Some pollutants, such as carbon dioxide, nitrogen dioxide, chlorine, and sulfur dioxide, are very harmful to the human body. These pollutants are generated from the burning of fuels such as oil, coal, and natural gas in your home. As soon as these pollutants get in your air, you will feel dizzy, tired, and sick.
High levels of these pollutants can also cause health problems such as poor concentration, headaches, poor smell, abdominal pain, and upset stomach. These symptoms are very likely to occur in your home.
Pollution causes lung cancer, hypertension, and heart diseases. These pollution-related diseases have been reported to kill over a hundred people in China every day.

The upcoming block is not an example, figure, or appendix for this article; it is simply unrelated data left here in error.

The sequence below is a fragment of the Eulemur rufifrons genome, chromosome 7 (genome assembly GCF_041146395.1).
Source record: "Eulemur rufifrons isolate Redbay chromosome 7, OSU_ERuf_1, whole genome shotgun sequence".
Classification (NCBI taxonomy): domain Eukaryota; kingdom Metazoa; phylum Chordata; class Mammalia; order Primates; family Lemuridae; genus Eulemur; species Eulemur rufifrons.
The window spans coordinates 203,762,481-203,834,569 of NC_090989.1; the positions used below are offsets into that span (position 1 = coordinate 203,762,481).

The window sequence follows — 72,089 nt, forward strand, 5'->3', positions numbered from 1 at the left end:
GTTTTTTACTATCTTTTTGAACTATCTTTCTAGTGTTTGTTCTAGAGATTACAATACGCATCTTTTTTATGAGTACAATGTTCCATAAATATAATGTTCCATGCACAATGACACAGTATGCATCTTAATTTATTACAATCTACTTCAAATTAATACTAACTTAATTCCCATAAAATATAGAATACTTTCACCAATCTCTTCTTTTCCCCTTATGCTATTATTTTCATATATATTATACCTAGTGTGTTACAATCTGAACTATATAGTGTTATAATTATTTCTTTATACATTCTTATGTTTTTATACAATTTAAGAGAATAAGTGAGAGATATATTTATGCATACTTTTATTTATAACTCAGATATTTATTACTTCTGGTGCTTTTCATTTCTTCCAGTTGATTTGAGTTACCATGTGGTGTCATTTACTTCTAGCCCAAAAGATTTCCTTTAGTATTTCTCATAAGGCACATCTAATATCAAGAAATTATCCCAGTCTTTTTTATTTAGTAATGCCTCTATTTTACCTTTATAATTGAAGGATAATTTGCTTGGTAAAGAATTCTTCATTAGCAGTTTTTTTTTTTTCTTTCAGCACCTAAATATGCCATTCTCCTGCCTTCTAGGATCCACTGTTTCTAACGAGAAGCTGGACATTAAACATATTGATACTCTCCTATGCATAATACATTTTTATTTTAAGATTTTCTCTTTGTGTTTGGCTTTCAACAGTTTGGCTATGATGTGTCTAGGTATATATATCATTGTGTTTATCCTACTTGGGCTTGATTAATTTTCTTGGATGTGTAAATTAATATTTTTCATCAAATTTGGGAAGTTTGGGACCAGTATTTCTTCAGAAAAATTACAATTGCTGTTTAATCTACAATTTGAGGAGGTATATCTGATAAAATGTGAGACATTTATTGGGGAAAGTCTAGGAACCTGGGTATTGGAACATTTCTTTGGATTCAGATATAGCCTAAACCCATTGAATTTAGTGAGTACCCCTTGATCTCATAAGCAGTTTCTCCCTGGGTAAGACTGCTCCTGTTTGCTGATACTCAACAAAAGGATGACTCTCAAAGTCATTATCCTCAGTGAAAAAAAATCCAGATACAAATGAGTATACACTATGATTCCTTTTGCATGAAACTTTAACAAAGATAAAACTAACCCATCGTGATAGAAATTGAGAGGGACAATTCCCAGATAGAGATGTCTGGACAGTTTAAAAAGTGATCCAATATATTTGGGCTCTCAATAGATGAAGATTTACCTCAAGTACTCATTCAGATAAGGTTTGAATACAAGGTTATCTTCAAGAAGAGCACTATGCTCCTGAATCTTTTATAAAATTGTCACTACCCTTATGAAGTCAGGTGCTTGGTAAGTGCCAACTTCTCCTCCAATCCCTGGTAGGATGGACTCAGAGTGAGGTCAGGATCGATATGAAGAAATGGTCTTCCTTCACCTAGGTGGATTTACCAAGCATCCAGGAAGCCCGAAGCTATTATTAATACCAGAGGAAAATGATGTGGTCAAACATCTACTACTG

The air quality in China is very bad. The highest air pollution levels are located in Beijing and Shandong Province. These cities have major economies, including Shanghai, Guangzhou, and Hong Kong. They are mainly used as industrial and manufacturing hubs. In these industrial and manufacturing hubs, toxic emissions are continuously released, causing toxic pollution.
When the air pollution levels go above 500 micrograms per cubic meter, the air quality is severely polluted. The National Environmental Monitoring Center stated that the pollution concentration level in Beijing in 2016 reached more than 700 micrograms per cubic meter.
The pollution level in Shandong Province is also very high. The concentration level in Qingdao reached over 1000 micrograms per cubic meter. In these cities, the daily traffic shows a staggering growth rate of 30% annually.